The World Wide Fund (WWF) Thursday agreed to prepare a management plan for the Sukhna lake wetland free of cost. A WWF representative is expected to arrive in Chandigarh to visit the wetland next Monday.
The decision was taken during a virtual meeting held between the UT Environment department officials and the WWF.
Sources said that though earlier it was being expected that the WWF will charge money for the wetland management plan, its representatives eventually decided to not charge a single penny from the UT Administration.
The management plan includes water conservation, tourism activities around and inside the wetland, ways to stop deficit water in the wetland, preservation of the local flora and fauna, and controlling and regulating the boating pressure. A major threat to Sukhna is the discharge of pollutants from the neighboring states.
Debendra Dalai, Director UT Environment department, said, “WWF agreed to make a detailed management plan for Sukhna lake wetland. The management plan includes every aspect of the wetland. The management plan will be for a long period. A representative of the WWF will visit the lake next Monday. This will be the field visit of the representative. We will inform him about all the activities that goes on in the wetland.”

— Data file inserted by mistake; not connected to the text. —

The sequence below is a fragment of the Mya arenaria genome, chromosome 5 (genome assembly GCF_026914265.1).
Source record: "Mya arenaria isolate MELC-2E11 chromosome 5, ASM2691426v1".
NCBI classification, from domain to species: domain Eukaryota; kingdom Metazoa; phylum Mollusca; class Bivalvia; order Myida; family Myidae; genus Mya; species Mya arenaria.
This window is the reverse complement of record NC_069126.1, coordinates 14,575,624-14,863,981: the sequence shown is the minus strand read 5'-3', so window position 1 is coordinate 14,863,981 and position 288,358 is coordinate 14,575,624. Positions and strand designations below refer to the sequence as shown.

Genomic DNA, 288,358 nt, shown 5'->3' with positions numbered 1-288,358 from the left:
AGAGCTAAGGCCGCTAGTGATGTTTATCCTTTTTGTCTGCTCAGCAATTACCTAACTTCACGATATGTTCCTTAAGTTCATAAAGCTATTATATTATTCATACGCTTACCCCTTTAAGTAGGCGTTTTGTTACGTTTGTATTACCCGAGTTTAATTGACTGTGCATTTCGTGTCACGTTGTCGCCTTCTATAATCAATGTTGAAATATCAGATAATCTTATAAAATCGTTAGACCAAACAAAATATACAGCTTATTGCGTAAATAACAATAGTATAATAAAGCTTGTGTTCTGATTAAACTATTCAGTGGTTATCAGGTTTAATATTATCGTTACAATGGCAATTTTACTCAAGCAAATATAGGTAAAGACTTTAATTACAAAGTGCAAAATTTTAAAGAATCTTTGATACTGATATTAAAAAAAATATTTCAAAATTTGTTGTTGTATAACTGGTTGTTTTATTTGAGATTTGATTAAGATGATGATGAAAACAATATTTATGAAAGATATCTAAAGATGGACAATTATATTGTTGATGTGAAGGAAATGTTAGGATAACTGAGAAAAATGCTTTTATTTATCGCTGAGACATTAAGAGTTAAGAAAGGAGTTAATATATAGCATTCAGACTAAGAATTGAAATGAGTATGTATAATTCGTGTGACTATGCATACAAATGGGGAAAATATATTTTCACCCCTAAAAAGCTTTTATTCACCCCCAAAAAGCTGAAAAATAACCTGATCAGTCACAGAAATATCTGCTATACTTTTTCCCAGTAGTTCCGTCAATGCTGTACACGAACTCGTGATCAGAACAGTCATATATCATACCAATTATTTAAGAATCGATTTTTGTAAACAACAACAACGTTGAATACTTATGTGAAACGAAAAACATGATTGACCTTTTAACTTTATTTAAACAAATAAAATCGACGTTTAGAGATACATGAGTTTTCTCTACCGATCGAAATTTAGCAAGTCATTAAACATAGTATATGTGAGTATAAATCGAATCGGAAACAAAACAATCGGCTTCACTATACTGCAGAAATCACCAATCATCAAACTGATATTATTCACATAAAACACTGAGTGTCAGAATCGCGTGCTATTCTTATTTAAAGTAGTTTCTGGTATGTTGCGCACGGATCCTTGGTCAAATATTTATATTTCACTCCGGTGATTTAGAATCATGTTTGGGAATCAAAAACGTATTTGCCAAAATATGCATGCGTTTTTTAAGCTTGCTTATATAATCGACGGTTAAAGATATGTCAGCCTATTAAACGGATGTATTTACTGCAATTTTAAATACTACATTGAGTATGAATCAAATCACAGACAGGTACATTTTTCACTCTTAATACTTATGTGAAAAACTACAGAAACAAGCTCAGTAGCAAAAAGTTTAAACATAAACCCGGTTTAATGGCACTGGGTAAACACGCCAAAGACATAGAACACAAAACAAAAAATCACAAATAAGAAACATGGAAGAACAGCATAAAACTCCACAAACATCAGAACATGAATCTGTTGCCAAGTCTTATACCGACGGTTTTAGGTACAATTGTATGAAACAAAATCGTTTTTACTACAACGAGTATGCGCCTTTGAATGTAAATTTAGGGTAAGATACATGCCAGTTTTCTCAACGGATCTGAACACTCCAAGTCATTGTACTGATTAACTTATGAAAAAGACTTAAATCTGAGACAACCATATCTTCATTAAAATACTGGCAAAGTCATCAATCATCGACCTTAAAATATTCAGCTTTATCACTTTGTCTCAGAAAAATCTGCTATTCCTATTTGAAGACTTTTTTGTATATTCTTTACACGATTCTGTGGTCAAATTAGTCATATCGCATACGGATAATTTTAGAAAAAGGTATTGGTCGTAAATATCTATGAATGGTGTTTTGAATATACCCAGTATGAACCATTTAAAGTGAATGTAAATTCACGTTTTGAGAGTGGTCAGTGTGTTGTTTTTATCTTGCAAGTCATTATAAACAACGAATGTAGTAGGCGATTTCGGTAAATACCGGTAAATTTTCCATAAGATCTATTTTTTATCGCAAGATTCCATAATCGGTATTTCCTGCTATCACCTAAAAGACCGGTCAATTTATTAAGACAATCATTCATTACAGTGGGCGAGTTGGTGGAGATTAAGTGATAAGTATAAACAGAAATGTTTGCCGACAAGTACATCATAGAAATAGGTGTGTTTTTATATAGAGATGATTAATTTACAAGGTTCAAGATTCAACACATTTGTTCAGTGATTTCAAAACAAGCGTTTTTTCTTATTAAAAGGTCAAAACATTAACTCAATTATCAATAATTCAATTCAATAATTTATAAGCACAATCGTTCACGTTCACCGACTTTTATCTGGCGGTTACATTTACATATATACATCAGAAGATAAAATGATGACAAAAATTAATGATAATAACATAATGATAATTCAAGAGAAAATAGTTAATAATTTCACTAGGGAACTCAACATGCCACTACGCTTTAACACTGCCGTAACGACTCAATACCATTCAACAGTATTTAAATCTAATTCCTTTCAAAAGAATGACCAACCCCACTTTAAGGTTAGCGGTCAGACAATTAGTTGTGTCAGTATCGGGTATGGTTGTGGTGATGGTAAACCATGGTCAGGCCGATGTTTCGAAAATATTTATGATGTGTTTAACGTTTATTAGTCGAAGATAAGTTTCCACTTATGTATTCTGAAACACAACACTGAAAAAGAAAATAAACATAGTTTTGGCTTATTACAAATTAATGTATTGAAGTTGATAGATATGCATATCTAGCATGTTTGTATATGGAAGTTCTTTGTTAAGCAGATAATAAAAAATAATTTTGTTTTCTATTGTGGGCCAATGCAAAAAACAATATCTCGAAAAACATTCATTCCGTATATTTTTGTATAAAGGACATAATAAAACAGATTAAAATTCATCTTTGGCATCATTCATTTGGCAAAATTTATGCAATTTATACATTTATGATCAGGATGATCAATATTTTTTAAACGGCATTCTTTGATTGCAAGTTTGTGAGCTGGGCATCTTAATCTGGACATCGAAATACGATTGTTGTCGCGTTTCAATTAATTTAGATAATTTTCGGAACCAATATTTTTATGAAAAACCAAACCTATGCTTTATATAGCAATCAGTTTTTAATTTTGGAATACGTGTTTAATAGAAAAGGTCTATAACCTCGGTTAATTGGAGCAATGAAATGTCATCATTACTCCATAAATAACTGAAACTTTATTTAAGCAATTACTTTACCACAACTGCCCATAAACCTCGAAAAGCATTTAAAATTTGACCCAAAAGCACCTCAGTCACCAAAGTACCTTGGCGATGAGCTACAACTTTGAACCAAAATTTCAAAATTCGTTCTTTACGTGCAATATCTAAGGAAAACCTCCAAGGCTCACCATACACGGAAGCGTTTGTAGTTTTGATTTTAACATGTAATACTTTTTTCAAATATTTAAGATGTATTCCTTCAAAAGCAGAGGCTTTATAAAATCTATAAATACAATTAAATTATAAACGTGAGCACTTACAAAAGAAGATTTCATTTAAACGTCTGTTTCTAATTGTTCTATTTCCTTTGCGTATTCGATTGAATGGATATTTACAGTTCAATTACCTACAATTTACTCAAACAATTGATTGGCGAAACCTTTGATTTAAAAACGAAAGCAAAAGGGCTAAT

The WWF was the knowledge partner of UT administration for declaring Sukhna lake as a wetland. Though Sukhna lake was declared a wetland in 1989, the UT Administration again issued a wetland notification in 2019 under the 2017 rules.
Sukhna Wetland is spread over 565 acres. The catchment area of Sukhna Wetland spreads over 10,395 acres, including 2,525 acres of Haryana and 684 acres of Punjab, as per the Survey of India. With this, various activities will be prohibited, regulated and promoted both in the wetland as well as the catchment areas.
A wetland is a place where the land is covered by water, either salt, fresh or a mix. Marshes and ponds, the edge of a lake or ocean, the delta at the mouth of a river, low-lying areas that frequently flood—all of these are wetlands.
📣 The Indian Express is now on Telegram. Click here to join our channel (@indianexpress) and stay updated with the latest headlines